Lost Highway Not Forgotten: Satellite Tracking of a Bowhead Whale (<i>Balaena mysticetus</i>) from the Critically Endangered Spitsbergen Stock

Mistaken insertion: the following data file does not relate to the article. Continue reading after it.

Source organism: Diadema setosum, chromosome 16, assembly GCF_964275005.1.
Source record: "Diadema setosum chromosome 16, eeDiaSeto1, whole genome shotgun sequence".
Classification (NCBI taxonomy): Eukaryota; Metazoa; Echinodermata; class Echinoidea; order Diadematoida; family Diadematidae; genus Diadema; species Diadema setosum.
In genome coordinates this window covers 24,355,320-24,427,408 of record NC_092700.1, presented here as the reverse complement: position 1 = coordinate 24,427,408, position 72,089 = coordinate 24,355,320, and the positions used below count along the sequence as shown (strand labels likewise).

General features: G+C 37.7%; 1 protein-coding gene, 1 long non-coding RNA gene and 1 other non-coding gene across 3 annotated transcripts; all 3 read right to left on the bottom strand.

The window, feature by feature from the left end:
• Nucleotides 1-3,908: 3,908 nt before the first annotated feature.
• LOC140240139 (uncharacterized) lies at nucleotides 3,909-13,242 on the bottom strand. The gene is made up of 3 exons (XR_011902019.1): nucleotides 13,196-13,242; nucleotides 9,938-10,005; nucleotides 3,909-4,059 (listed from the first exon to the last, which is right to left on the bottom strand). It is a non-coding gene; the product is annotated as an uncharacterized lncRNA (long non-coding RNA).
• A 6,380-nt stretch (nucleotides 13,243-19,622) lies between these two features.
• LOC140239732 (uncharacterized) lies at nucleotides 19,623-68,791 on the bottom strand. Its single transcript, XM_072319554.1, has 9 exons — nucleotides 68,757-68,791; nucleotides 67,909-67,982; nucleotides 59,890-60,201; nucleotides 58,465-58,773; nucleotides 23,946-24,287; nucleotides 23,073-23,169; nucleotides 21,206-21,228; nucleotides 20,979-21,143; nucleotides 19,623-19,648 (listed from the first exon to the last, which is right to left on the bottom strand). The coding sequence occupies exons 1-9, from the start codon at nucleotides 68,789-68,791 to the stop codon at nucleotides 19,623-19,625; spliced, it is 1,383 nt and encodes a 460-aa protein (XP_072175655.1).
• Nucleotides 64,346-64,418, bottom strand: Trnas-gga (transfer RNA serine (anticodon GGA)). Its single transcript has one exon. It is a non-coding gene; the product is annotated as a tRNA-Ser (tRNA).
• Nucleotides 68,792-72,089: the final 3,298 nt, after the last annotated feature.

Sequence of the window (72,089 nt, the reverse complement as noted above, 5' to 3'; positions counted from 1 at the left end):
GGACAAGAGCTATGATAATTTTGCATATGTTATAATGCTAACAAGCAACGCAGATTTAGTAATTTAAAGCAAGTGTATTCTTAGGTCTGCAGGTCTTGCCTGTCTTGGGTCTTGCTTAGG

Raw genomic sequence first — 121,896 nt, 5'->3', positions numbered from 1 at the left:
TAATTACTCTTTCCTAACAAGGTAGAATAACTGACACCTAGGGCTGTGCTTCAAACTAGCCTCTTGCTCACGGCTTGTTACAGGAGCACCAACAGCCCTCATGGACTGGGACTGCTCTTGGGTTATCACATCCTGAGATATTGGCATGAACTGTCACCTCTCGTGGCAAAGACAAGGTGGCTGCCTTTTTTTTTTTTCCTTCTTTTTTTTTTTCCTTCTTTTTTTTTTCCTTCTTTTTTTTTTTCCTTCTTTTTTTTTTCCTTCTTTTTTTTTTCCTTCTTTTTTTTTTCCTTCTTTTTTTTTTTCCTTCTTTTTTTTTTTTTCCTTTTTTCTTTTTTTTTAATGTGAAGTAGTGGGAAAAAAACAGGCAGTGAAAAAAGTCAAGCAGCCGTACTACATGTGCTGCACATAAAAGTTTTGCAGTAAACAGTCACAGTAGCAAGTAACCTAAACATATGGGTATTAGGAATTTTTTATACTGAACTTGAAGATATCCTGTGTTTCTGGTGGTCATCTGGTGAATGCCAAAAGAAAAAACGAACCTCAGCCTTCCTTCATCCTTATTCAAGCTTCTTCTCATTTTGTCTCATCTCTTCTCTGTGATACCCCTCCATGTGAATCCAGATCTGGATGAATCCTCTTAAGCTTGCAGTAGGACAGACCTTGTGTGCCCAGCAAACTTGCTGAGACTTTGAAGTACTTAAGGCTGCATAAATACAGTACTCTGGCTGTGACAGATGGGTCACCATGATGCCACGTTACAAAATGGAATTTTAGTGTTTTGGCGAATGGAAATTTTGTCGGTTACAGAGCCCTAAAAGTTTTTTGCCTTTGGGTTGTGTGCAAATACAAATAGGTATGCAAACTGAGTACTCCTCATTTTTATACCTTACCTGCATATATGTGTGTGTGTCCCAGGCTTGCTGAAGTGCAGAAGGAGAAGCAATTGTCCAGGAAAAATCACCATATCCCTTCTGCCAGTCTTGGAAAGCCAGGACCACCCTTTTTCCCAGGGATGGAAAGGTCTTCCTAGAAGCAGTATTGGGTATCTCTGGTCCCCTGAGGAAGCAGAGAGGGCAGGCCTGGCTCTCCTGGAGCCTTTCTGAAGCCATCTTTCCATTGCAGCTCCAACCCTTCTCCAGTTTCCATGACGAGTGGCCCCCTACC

The Spitsbergen bowhead whale stock is critically endangered. It is believed to number in the tens. Here we report results from the first satellite transmitter ever deployed on an individual from this stock. A female whale was tagged on 3 April 2010 (at 79˚54' N, 01˚03' E), but no locations were transmitted by the tag until 30 April 2010, after which data were received continuously for 86 days. Additionally, three small clusters of locations were transmitted later in the year; the latest was received 20 December 2010 (262 days after deployment). During the 86 days of continuous tracking, the whale initially remained in the middle of the Fram Strait, between 77˚45' N, 5˚ W and 80˚10' N, 5˚ E. For a two-week period starting around 10 June 2010, the whale traveled southwest down to 73˚40' N (at least 950 km). Subsequently it remained at southern latitudes between ~70˚ and 73˚ N until the tag stopped continuous transmissions on 24 July. Movement patterns analyzed using first-passage times (FTP), fitted as functions of various environmental variables using Cox Proportional Hazards models, showed that the whale spent most of its time in waters close to the ice edge with modest ice coverage, over areas where the bottom slope was relatively steep. Winter positions (27 November – 20 December 2010) revealed that the whale was back in the North at about 80˚ N. This information, in combination with recent data from passive acoustic listening devices, suggests that the Spitsbergen bowhead stock overwinters at high-latitude locations. The north-south movements of this whale during summer are consistent with the patterns that early whalers described for bowhead whales in this region in the 16th and 17th centuries.